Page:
NPR logo N.J. Considers 'Anti-Bullying Bill Of Rights' After Student's Suicide


N.J. Considers 'Anti-Bullying Bill Of Rights' After Student's Suicide

New Jersey lawmakers are pushing to strengthen the state's anti-bullying laws, in the wake of the suicide last month of 18-year-old Rutgers student Tyler Clementi, who took his own life after video of him having a sexual encounter with another man was put on the Internet.

The proposed "anti-bullying bill of rights" was a year in the making, reports Phil Gregory from WBGO. The measure, which has bipartisan support, would create a standardized way to identify and investigate bullying in schools and require periodic reports on bullying and harassment in schools.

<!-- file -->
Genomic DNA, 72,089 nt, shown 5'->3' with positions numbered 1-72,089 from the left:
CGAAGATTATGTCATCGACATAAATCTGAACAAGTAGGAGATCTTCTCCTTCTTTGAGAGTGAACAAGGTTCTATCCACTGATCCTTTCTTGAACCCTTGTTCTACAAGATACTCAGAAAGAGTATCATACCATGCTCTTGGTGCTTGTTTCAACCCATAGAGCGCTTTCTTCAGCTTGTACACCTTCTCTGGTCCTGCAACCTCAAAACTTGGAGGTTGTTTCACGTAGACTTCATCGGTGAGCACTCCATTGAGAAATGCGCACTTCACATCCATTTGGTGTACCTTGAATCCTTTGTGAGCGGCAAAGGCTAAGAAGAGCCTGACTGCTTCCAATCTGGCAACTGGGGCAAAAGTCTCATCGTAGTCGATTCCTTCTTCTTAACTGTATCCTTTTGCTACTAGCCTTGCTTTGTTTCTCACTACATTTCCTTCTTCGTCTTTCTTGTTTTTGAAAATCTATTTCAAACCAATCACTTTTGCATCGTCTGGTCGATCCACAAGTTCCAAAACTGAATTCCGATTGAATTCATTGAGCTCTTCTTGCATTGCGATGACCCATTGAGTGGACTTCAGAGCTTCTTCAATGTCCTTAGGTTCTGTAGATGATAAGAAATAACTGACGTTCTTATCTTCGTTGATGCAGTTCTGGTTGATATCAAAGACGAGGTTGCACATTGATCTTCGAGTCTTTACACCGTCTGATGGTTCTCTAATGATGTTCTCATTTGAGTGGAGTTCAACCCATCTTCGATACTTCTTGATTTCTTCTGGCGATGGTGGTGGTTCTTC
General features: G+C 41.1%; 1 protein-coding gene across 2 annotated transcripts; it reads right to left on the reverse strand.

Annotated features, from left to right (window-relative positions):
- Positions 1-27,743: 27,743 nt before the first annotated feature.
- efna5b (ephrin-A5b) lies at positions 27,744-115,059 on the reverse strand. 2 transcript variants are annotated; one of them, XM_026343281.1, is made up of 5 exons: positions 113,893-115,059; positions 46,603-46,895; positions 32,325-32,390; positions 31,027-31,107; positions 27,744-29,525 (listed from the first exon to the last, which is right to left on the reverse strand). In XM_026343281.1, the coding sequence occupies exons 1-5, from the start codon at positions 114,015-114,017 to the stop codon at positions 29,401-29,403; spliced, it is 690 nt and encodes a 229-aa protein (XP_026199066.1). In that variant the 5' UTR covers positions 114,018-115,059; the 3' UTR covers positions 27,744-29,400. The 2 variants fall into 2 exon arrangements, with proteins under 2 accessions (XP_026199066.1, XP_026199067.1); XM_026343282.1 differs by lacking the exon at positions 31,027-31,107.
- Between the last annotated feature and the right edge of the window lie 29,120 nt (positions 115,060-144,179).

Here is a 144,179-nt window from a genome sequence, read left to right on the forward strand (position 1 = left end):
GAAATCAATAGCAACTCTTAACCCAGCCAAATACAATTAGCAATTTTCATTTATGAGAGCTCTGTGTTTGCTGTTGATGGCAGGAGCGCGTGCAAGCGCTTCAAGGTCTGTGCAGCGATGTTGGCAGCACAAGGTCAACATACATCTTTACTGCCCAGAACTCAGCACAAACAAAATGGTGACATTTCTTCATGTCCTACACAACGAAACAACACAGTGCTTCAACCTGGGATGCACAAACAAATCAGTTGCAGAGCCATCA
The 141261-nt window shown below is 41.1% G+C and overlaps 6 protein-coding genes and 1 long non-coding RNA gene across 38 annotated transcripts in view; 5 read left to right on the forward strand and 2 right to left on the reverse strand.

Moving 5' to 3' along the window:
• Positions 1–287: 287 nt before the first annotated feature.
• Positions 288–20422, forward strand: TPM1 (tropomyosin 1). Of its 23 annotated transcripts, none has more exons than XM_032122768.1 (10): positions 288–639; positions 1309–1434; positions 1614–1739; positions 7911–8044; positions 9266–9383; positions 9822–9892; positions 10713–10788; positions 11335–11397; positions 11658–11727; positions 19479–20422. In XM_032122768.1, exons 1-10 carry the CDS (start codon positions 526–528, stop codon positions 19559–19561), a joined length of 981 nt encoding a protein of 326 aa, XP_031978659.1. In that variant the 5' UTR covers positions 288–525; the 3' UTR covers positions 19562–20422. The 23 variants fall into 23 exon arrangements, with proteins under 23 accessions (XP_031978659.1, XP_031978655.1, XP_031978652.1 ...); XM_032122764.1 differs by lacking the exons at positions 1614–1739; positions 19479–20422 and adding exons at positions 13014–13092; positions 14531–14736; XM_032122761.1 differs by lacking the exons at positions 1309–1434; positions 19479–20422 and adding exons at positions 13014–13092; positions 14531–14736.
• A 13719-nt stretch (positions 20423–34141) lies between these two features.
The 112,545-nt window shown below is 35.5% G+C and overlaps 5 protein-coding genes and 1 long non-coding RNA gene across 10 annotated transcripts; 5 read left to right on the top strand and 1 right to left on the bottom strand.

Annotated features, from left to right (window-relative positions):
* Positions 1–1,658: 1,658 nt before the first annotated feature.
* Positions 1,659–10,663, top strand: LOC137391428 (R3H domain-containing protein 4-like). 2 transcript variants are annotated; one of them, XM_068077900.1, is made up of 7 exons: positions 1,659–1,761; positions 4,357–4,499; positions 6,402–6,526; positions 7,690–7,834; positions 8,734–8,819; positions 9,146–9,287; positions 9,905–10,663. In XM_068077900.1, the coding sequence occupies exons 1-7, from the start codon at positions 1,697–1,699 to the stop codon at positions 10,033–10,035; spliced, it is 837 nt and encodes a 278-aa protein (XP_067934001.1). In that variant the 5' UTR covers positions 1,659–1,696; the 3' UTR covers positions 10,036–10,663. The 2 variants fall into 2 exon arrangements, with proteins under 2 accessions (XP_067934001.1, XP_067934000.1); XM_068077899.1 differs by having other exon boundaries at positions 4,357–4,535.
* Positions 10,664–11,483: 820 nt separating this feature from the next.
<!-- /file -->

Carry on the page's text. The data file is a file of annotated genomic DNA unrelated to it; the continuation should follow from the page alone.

One civilian supporter of the bill, Stella Serpa, 37, spoke about the need for stronger legislation Monday. She says she still gets emotional when remembering what it was like to be harassed at school for the way she looked.

"And it was hard," she said. "And the only thing that didn't bring me to the point of contemplating taking my life was because my biological mother told my brother and I we needed to get an education to be better than she."

New Jersey adopted an anti-bullying law in 2002, but sponsors say it doesn't go far enough. More details of the bill are available at the NJ Today site.